“No,” he chuckled lightly, “she could never do that. She told me she would quickly assess the passages to deduce which was the safest before she was going to choose one for us, but once she stepped out before the entry, the others pushed her through. I tried to follow her, but the same thing happened to me, although through a different tunnel. I wouldn’t have been able to walk all this way, anyway...” He glanced to his right, in the direction of the room he had previously been. “I dragged myself up the slope to avoid thugs like that guy.” He nodded his head toward the passage to the next room, assuming the other rhyhorn slipped through there.
“A futile effort, clearly,” she responded, bobbing her head in understanding. The krinar waited a moment before nodding.
“Do you have a clue of where we’re headed?”
“Nope,” the rhyhorn answered factually, glancing toward the exit. “But I have travelled these paths before. Not these exact ones, but once we get to a certain point, I might be able to lead us to the surface.”
“Good to have you.” Etire figured that, if he wasn’t torn to pieces by that first rhyhorn, without her, he wouldn’t have been able to make his way through to the next room while he ceiling collapsed around him.
She gave a neutral smile.
The hairs on the pokémon’s back remained erect as she and her fluffy friend travelled through the caves, extremely alert and eyes flicking about in preparation for any sudden attacks that could be directed their way. Rhyhorn and geodude lined the walls, some up and ready to fight, others exhausted and wishing to rest. The ones that were on their bellies watched grudgingly as the two Ussters passed, and a few up ahead showed no interest, while a duo rearing to go broke from the wall and began charging. The large bird pokémon shouted warnings as the quadruped braced herself and felt a momentary rush before she built the required ice and fired it, watching as it dowsed the two rhyhorn and ended with shrieks. One of them blinked repeatedly and lost complete focus as he realised that his horn had been frozen solid, and charged blindly right past them as he eyed the ice. The other came to a halt and backed away, sticking to the wall of the narrow passage while the two passed, their backs awkwardly trying to face one another.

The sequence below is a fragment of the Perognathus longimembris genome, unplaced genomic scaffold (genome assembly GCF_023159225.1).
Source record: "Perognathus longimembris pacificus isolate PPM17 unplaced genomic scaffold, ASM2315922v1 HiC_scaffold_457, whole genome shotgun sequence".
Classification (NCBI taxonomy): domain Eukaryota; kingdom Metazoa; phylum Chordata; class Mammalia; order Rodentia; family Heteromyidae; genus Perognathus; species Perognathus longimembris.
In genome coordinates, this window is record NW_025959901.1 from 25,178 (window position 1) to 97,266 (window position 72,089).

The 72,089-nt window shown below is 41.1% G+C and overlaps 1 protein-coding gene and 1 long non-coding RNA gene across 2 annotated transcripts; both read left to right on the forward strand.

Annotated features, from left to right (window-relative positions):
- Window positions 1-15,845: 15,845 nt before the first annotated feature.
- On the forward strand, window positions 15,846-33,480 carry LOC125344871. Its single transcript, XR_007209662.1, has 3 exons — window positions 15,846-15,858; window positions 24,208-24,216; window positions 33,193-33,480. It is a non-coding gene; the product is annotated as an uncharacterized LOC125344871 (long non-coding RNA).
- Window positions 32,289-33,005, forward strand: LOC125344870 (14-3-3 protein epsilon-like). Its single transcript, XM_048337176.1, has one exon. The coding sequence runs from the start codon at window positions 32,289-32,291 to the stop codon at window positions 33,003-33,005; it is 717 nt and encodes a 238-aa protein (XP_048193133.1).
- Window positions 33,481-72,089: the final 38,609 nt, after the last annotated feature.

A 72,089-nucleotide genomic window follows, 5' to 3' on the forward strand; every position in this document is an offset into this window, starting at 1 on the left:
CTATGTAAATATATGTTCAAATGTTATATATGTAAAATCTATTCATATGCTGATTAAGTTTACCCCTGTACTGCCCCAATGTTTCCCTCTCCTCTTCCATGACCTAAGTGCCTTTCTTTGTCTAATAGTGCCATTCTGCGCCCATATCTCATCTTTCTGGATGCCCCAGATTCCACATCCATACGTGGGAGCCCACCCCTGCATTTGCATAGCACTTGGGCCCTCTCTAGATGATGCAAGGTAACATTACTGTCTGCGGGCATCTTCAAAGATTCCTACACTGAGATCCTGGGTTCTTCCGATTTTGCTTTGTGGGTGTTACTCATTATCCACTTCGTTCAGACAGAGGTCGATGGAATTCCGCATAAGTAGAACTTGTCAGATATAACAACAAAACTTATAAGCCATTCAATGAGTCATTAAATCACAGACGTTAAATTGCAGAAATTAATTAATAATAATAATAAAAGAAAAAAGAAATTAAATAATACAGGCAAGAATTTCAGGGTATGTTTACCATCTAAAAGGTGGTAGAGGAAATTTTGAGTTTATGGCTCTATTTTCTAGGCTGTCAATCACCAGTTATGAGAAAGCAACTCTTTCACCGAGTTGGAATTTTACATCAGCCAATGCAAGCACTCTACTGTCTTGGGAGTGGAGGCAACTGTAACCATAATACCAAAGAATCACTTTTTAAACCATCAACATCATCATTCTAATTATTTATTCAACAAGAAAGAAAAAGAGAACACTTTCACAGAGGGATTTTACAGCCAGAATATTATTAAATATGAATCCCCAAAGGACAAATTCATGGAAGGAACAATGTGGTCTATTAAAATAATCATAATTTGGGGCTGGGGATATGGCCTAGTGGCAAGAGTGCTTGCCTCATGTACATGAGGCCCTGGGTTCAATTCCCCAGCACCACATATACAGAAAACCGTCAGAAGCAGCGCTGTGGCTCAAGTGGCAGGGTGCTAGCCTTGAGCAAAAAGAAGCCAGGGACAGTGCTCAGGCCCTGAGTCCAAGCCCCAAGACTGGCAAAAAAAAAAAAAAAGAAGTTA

Walking sideways was a new concept to Azure, and as she tried to do so, her many paws continuously forgot their place and made her stumble. Eventually she resorted to walking normally while the altaria by her side waked backwards. Their combined efforts got them through to the next room, which looked to have few inhabitants, to their relief. There hadn’t been a large amount in the previous room, but, were it not for their split allegiances, their combined numbers could have formed a small force—one that two pokémon, one with a number of disadvantages, were not equipped to handle.
Up ahead, as Tarla turned around to face the same direction her legs took her, Azure caught sight of a rhyhorn she recognised: Thunderquake. As she began to approach, the leader looked their way and seemed to be in the middle of indecision. The two glanced to each other, trying to decide if they should speak with her or not. “...She might know a way out,” Tarla reasoned, and Azure, although hesitant, agreed. “Excuse me, can you tell us the way out?”
The rock and ground pokémon steadied her gaze warily. She broke away from the company she had been conversing with and trudged towards them. She straightened her shoulders and looked to relax a little, her plates of armour fitting nicely together. Her small judgemental eyes studied those before her. “Is your purpose true?”
Azure wanted to roll her eyes, but Tarla kept herself composed. “Yes. We have come this way because our colony was attacked by three pokémon believed to be members of the Rokont Organisation. A small party including myself left to find where these felons resided after one of the captives told us that their hideout was in these upcoming mountains.” She looked up, almost as if she was about to gesture to them, only to realise they were not within her view. “We only wish to pass through and find our way through those mountains, to that hideout.”
Continued in next post...